Since the 1960s Richard Tuttle has been constructing rudimentary, yet lyrically nuanced works that vacillate between minimalist and expressionist abstraction, and blend elements of painting, sculpture, drawing, and installation art. With an acute sensitivity toward materials and composition, Tuttle combines elements such as plywood, cardboard, string, wire, and Styrofoam with more conventional artistic mediums, creating meaning through the simplicity, subtlety, and ambiguity of his designs. The specific placement of his work within an exhibition space is often a component of his practice, further choreographing the viewer's encounter with the work.
Also deeply committed to poetry and text, Tuttle regards art as a form of language. This interest led to his first artist's book in the mid-1960s. Since then he has produced an eclectic body of works in this format, ranging from small commercially fabricated booklets to deluxe editions, numbering more than one hundred in all. In the early 1970s he began making prints and has since experimented with a variety of techniques, producing more than two hundred works, many as multipart projects.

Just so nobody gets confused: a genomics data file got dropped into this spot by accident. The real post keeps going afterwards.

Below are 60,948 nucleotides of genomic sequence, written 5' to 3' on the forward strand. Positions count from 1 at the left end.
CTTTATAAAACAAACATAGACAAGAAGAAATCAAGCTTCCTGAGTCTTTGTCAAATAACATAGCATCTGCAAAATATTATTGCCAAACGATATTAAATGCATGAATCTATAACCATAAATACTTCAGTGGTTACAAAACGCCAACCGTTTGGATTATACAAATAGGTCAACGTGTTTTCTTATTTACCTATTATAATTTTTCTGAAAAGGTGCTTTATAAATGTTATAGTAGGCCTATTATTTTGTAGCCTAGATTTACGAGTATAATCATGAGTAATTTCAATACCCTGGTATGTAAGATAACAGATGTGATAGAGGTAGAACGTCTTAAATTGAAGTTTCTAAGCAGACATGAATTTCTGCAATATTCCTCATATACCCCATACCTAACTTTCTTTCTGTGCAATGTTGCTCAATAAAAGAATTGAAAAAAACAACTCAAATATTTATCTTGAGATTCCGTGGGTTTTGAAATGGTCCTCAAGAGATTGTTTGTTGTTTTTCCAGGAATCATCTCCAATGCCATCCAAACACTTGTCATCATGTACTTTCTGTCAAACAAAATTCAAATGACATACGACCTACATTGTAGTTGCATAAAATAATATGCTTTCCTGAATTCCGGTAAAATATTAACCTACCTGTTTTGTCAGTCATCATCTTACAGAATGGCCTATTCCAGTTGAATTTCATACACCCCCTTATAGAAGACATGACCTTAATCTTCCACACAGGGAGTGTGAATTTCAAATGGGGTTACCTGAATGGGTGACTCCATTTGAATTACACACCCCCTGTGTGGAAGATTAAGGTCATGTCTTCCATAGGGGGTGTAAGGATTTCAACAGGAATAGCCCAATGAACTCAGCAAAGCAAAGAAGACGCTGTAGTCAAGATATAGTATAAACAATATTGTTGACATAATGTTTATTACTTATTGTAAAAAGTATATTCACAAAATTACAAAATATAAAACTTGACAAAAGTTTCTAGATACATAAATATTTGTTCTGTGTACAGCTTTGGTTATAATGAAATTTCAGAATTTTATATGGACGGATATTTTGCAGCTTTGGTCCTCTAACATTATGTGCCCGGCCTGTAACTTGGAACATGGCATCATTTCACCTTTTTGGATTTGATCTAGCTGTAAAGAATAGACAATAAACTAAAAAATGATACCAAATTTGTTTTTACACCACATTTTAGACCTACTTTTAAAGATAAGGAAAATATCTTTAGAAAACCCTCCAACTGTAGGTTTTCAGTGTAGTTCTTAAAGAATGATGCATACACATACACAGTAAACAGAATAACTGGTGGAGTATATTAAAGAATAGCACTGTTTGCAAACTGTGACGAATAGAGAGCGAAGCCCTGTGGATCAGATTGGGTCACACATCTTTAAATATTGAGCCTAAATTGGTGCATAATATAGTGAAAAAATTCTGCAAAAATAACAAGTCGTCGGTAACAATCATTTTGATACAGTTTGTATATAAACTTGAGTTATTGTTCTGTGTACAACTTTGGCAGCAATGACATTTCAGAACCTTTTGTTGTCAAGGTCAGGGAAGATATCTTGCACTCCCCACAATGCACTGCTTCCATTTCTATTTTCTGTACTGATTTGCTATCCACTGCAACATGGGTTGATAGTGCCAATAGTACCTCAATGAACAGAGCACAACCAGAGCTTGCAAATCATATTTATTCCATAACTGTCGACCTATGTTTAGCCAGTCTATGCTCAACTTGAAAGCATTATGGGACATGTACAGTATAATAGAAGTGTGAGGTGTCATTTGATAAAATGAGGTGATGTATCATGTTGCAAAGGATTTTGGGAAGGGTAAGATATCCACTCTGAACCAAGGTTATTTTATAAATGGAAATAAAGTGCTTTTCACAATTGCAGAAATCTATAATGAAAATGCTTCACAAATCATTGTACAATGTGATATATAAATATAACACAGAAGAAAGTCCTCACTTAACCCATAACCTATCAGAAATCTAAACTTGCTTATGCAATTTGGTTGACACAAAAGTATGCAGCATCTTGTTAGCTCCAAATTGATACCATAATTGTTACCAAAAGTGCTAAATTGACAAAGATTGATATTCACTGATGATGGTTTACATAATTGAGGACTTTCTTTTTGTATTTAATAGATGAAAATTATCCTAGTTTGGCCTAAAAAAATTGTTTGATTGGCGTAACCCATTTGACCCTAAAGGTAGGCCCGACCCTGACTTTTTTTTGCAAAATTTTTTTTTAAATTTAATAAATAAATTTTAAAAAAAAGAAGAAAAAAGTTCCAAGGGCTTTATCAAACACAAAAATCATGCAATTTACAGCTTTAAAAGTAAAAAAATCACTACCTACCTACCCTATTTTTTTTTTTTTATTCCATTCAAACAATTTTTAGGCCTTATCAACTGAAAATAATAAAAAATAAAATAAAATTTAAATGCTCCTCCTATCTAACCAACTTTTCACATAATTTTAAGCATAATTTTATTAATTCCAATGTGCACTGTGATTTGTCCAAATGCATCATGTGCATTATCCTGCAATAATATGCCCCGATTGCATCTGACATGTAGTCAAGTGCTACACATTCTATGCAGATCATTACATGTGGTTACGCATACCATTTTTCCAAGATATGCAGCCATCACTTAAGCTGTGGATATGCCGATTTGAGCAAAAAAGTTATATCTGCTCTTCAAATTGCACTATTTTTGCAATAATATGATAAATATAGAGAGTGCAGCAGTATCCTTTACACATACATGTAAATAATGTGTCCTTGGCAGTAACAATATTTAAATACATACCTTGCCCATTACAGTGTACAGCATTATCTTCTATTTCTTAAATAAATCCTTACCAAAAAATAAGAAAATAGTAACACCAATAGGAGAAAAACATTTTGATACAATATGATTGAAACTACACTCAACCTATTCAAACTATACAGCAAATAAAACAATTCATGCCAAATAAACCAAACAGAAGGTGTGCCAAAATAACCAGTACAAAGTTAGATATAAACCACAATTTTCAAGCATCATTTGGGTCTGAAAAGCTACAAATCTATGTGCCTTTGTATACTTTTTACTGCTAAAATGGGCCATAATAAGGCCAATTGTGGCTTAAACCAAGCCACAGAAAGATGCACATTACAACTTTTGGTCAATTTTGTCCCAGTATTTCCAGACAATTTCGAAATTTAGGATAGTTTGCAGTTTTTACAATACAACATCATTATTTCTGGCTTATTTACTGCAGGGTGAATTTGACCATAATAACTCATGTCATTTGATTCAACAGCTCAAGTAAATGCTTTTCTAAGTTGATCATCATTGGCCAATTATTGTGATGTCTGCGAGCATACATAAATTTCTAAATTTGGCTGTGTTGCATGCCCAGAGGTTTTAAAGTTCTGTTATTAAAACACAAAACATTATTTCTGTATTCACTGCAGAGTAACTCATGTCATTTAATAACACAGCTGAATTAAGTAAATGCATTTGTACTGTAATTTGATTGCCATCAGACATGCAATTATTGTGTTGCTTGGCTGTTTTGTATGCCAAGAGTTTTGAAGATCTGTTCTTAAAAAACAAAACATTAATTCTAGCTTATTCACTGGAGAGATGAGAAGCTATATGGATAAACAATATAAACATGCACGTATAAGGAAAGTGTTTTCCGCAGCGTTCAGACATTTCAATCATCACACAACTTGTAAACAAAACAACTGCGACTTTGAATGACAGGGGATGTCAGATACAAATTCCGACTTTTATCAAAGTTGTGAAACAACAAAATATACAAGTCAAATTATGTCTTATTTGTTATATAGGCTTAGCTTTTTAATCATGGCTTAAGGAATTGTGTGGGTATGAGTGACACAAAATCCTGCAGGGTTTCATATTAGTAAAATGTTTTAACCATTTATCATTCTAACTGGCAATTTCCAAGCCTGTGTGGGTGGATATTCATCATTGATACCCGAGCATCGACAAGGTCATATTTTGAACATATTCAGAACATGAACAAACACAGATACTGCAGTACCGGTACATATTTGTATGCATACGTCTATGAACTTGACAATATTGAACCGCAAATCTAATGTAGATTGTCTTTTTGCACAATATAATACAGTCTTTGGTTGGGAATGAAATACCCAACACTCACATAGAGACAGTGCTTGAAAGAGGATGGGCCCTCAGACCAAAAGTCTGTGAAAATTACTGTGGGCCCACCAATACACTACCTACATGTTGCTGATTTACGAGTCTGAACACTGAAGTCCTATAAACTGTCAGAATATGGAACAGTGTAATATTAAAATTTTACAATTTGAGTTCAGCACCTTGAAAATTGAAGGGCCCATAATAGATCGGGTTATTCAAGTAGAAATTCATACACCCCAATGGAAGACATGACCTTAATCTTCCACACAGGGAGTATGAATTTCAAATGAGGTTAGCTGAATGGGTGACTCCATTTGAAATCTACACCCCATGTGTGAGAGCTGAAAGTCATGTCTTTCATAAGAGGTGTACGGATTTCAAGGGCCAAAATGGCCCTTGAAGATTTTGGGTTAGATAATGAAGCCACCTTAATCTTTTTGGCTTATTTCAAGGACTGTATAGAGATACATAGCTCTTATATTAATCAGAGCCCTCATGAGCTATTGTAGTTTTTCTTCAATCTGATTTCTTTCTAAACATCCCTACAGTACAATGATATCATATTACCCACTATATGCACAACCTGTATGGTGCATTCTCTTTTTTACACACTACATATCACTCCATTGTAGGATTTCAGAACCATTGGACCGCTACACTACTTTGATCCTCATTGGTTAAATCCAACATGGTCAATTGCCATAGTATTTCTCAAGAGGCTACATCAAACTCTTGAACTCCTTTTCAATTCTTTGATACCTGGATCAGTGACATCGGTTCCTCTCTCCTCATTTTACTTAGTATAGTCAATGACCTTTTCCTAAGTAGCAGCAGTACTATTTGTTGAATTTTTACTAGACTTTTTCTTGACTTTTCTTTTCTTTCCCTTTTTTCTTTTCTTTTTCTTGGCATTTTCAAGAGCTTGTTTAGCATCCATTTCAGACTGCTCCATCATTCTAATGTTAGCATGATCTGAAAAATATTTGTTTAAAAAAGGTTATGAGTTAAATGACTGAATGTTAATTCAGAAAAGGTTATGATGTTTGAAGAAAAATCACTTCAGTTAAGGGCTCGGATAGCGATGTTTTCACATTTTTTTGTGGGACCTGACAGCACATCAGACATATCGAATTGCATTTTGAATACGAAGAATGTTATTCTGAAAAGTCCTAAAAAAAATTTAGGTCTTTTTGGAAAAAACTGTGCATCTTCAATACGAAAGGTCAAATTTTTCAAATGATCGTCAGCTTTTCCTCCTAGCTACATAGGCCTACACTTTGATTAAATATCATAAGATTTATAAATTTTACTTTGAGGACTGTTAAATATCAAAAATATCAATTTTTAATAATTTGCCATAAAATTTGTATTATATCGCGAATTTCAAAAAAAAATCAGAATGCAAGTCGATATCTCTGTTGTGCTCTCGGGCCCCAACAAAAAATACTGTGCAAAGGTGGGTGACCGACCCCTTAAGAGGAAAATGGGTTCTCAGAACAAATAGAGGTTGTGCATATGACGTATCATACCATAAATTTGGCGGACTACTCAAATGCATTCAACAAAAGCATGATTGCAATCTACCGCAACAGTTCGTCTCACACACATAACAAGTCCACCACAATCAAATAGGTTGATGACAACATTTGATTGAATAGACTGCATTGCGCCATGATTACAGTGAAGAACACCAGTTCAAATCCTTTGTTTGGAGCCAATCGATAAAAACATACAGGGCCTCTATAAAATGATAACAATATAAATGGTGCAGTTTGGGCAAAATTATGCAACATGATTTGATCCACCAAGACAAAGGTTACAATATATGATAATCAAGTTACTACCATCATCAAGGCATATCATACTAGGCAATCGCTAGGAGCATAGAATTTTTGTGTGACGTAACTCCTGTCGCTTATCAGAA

Tuttle's passion for gesture and materials, particularly paper, coalesced in the production of this suite. Invited to collaborate with the innovative papermaking workshop, Dieu Donné Papermill, the artist produced translucent handmade paper watermarked with a diamond pattern. He then added a variety of delicate lines in a transfer process by laying down and removing pieces of thread he had dipped in pigment. These sheets of paper were attached to different colored mounts and encased in artist-designed frames with striped coloration. Although related, each unit differs in its marks and mood, underscored by titles referring to the times of day. Using the same deliberateness with which he designed the compositions, Tuttle makes specific recommendations as to their installation.
Publication excerpt from an essay by Judith Hecker, in Deborah Wye, Artists and Prints: Masterworks from The Museum of Modern Art, New York: The Museum of Modern Art, 2004, p. 255.